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2021 Chevrolet Spark Overview
Now six years into its second generation, the Chevrolet Spark arrives in the 2021 model year with no significant changes, minus trading the Orange Burst and Raspberry paint options for Cayenne Orange and Mystic Blue, and deleting the 15-inch black-painted aluminum wheels. This is to be expected in a model that just got a mid-cycle refresh and is rumored to end its life-cycle by 2022. Still, as the most affordable model in GM’s lineup, the Spark represents a welcome option for many car buyers.
With just 98 horsepower and 94 pound-feet of torque from its 1.4-liter four-cylinder engine, the Spark is much more at home zipping around city streets than out on the highway. Buyers have a choice between a five-speed manual and one of the noisiest continuously-variable transmissions (CVT) on the market, and while the manual will certainly help wring a bit more performance out of the little engine, the Spark will never be fast. In fact, it’ll never even come close to fast. Unfortunately, it doesn’t really deliver on fuel economy, either. With the manual, all you can expect is 29 mpg city, 38 highway, 33 combined, while the CVT only delivers one more mpg on the city cycle in EPA testing. Given the inelegant nature of the CVT, this alone is enough motivation to learn how to change gears yourself.
Apart from features like a 7-inch touchscreen with standard Android Auto and Apple CarPlay, an onboard WiFi hotspot, and two USB ports, the base LS trim is an exercise in nostalgia. Manual windows, mirrors, and door locks, as well as 15-inch steel wheels and a four-speaker stereo will have you feeling like you’re back in the 90s. At least it comes with standard air conditioning and Bluetooth. The 1LT trim level offers a bit more in the way of convenience and comfort with alloy wheels, power windows, mirrors, and locks, remote entry, cruise control, and two extra speakers, but there’s nothing fancy to be had here.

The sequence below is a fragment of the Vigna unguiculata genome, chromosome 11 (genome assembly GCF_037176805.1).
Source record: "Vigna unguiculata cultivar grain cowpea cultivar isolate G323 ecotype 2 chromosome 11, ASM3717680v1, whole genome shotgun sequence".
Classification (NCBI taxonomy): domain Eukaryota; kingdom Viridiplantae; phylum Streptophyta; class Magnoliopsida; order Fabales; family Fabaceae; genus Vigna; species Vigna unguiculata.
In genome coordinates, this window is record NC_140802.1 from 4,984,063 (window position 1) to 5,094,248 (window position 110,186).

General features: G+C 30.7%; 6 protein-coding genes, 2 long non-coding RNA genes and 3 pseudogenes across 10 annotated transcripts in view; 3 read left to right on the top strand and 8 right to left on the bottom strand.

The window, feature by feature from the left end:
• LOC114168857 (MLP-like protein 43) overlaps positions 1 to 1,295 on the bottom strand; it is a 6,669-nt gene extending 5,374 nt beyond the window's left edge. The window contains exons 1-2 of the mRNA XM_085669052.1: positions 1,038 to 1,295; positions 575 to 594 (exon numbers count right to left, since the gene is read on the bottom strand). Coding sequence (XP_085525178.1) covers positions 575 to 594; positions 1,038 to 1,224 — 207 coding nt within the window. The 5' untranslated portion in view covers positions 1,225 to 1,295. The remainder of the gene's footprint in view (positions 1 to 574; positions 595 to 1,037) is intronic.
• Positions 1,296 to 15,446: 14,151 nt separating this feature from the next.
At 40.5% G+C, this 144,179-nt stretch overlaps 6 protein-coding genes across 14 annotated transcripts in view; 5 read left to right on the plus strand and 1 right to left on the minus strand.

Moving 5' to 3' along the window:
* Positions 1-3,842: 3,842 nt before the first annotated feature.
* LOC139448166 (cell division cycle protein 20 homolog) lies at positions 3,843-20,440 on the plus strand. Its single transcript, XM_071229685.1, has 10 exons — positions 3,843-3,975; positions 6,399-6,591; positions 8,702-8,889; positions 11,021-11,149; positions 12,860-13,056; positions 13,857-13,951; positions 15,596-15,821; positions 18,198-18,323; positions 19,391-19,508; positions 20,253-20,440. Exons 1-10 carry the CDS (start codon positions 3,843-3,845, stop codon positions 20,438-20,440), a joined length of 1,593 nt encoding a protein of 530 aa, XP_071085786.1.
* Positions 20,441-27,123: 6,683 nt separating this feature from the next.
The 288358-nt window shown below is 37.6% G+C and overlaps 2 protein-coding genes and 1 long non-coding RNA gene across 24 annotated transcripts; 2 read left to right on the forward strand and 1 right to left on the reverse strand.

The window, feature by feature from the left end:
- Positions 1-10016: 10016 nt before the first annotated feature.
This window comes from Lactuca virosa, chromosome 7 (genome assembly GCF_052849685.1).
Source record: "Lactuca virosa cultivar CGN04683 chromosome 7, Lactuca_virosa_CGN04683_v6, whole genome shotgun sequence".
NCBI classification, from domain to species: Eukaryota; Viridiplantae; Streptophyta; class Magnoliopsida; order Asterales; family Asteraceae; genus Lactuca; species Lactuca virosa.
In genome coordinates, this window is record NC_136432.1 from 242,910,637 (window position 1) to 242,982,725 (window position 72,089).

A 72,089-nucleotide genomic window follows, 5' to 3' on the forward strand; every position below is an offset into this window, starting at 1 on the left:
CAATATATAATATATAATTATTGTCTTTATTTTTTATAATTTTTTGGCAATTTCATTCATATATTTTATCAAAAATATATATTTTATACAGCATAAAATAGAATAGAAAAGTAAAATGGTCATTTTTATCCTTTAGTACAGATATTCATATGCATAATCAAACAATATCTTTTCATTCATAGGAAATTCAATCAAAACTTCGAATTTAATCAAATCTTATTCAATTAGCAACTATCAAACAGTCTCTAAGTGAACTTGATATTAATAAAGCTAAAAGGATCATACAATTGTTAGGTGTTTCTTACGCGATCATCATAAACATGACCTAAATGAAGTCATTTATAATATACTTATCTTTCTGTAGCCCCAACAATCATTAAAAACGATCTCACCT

The Spark’s main advantage comes with its price, but once you get up to trims like the Activ with its heated seats, pleather, and model-specific styling and suspension, you’re already skirting the price of some of the competition, which will frankly offer a better driving experience whether you’re talking about performance, comfort, or efficiency. That’s not even considering the one mpg you lose when going with the Activ trim. Move up to the 2LT with its push-button start, chrome trim, parking sensors, and upgraded display, and the Spark just doesn’t make sense anymore.
When you hear that a model is being discontinued, there’s usually a reason, and there’s nothing here to indicate the Spark is any different. If you need a car, and you need it cheap, the Spark is an option. Otherwise, look elsewhere.
A CarGurus contributor since 2008, Michael started his career writing about cars with the SCCA - winning awards during his time as editor of Top End magazine. Since then, his journalistic travels have taken him from NY to Boston to CA, completing a cross-country tour on a restored vintage Suzuki. While his preference is for fine German automobiles - and the extra leg room they so often afford - his first automobile memories center around impromptu Mustang vs. Corvette races down the local highway, in the backseat of his father's latest acquisition.
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